A staff member had their 1 year anniversary with us the other day. I then realized that 5 employees in the room had all come onboard within the past year. Needless to say, growth has been amazing - with both quality of services and students served growing simultaneously.
This doesn't happen for all nonprofits, but I think it can in fact work for most. First, what I am writing really applies to those nonprofits that provide some sort of direct service to the community. Second, maybe your organization is not looking to grow - there is nothing inherently wrong with an organization that is content at the level they are at.
Andson, however, is young and ripe for growth; so here are the three ground rules that did (do) in fact apply.
1. Partner, collaborate, rinse and repeat. Seems easy enough, right? Hardly - you have to make sure the partner shares passion, commitment and (most of all) information. We have been lucky. So many nonprofits today will try to "make a partnership work." This is the wrong move - it encourages “mission creep” in nonprofits. What two organizations must do is complement each other. This means that you both are filling a void or gap in each other’s programming. For Andson, because of partnerships this past year, we were able to learn structure and data collection, get into new schools or even get ideas about how events should be run. If both parties feel like they are getting the better deal - you have yourself a winning partnership. Once you have standards in place - MOU's, budgets and organizational hierarchy (so the CEO doesn't have to be covering your sites every afternoon) you can partner more quickly, with less hurdles. Hence, a 4-fold growth for Andson over the past year, which brings us to our next point.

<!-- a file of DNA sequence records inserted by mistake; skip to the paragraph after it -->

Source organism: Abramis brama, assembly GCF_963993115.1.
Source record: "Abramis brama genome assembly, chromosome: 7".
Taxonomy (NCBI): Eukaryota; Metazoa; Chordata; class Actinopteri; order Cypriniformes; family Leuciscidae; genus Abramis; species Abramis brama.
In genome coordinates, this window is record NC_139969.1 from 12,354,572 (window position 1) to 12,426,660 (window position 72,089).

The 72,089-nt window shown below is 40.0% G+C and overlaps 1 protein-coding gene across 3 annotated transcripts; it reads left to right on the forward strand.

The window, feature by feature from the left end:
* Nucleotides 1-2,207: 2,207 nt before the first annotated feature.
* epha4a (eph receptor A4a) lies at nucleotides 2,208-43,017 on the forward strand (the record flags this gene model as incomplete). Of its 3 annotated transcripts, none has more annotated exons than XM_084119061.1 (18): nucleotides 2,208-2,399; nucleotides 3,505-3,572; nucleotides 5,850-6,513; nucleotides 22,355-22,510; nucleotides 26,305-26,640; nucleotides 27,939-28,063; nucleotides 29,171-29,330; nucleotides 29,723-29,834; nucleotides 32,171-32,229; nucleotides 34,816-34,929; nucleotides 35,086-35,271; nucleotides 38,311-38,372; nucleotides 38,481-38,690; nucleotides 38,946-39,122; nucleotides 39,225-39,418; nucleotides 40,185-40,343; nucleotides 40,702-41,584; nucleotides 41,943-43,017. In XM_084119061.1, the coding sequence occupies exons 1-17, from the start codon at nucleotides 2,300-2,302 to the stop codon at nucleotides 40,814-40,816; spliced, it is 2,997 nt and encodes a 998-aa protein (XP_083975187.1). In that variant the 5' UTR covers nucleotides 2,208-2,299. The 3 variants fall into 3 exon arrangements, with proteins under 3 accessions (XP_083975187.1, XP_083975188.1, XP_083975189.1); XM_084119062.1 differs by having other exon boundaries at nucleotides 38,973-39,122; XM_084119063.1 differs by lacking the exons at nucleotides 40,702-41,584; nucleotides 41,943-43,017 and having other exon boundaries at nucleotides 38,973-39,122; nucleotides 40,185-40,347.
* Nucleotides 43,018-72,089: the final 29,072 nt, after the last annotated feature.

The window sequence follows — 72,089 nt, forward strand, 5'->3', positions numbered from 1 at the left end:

2. Learn to say NO. Better yet, learn when it's time to say yes, or when further cultivation needs to occur. This was actually a hard one for me personally. When you're the small fish in a big pond, you want to take on everything you can to prove yourself. In all reality, perfecting a few things is much smarter than being an Swiss Army Knife of an organization - “jack of all trades, master of none.” Just because you cannot take on another project, doesn't mean you'll never be able to work with that organization or group. It just means that you should be selective, methodical and thoughtful from the beginning. This is a large part of why they say 90% of restaurants fail during their first year of operation. It certainly isn't a lack of passion; it's a lack of planning and smart business. Then there's the third point…
3. Nonprofit is a tax status, not a business plan. I can't say this is my quote - but I live it every. single. day. You want your nonprofit to be different? You have passion and a mission, so doesn't that mean you have to run that organization fueled by passion? Passion only scales with proper business operations. This really piggybacks on #2; for-profit organizations have passion too. They also have data, sales and stockholders. Run your organization like you have to make a profit. Run it with metrics; let data put a compass to that passion.
2013 was exciting and dynamic and crazy all at once. To not learn and strategize from that would be ineffective. I hope 2014 brings your organization efficiency and fulfillment!
The views shared here are not directly Andson's, this is just what got me personally through one year of running like mad.